Guest Post - Professional Apraxia-EZ app review

I'm sure it seems a little hard core to be posting a product review on New Year's Eve, so let me explain; Like many people, I like to think about what the new year might hold, and what I can resolve to do to make things happen. 
I don't smoke, I'm not too bothered about diet because at my age I find if I don't eat the right things, my body quickly tells me to cop on - and the regular visits of the wine fairy will be addressed later in January.

What I do resolve to do is get a bit more of a handle on Gracie's vocal approximations. When typical children learn to speak they move through the sounds like Bababaaba, Dadadaddda, and there is a natural progression as the baby talk eventually turns into speech.

Gracie did not say any babble and as you know, did not produce a recognisable word until she was six so her mouth did not "learn" to make each core sound.
She had little or no clinical therapy for many years, and access to a speech and language pathologist on a consistent basis was rarer still. I did what I could as a parent; but it takes a professional to identify and correctly reinforce the right approximation consistently, while supervising everyone else in her environment to do the same. This is called an Apraxia program. You can't do this at home! (but oh boy did we try!)

Thankfully, this year we had the exact combination of quality speech therapy and the right behavioural reinforcement in her ABA school; and with regular measurement and sharing of data she made great progress. 

And then the Therapist got a promotion and left. (story of my life!!)

When I heard that there was an App for implementing an Apraxia Program I was very curious. I asked an old friend, who has a speech therapy business to take a look at it and do a review. 
Disclaimer: Marijke who has written the review below has worked with Gracie in the past and knows her issues well. However, she has assessed this in relation to her current practice and as you can see, across a number of clients, not including Gracie.

 As I said, this a skill set that you simply cannot acquire from a book and I find all the shorthand symbols on Gracie's reports difficult to follow and the therapists had to translate them for me phon-et-ic-ally.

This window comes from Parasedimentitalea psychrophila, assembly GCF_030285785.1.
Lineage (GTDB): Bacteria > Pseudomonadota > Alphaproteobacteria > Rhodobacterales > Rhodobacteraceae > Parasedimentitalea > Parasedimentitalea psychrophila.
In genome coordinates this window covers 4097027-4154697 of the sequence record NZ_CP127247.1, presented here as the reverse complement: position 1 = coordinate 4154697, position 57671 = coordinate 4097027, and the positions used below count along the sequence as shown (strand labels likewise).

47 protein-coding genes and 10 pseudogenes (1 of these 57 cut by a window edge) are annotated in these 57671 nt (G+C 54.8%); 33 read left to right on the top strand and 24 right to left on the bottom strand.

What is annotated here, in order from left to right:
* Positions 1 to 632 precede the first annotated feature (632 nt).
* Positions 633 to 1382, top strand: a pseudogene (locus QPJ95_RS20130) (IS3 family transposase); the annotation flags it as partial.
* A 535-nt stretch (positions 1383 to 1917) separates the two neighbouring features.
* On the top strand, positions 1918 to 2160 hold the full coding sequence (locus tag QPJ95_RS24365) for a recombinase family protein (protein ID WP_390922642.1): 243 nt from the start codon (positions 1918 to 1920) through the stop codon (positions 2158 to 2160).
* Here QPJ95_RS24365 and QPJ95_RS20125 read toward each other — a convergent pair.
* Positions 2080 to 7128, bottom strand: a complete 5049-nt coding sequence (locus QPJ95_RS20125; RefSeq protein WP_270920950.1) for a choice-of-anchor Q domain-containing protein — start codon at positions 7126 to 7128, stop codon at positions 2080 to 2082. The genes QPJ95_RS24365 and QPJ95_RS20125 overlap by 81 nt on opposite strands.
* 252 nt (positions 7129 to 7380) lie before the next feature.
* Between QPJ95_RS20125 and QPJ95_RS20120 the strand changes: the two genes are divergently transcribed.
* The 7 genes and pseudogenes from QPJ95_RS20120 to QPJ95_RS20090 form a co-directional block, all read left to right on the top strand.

I would still be very interested in seeing if the parent App was more user friendly.

But what follows is a truly professional review. 
Best Wishes to all of you for a progressively improving 2012.  
Lisa xx"

Apraxia-EZ app review

Marijke Morris, Speech & Language Therapist

The Apraxia Picture Sound Cards APSC Pro was developed by a Speech and Language Pathologist. The app was created for individuals with Childhood Apraxia of Speech (CAS) and severe phonological disorders. This version is the professional version, designed for speech and language therapists to create multiple entries for different students.

The pro app costs $299.99 and is mainly designed to support the Speech-EZ® Apraxia Program. It is mentioned in the app description on the app store and the developer’s website that it supports the Program. The parent version costs $179.99. I am reviewing the professional version of the app from a therapist’s point of view. The only difference between the parent and the pro version is that the parent version is for a single user and with the pro you can track multiple students. I am not a certified Speech-EZ® Apraxia Program practitioner, but was informed by the developer that if I purchased the manual, I would be able to use the app in clinical practice.

The target population is quite small, which means this app is not appropriate for frequent use for therapists, unless they have a specialised caseload of CAS and severe phonological disorders only.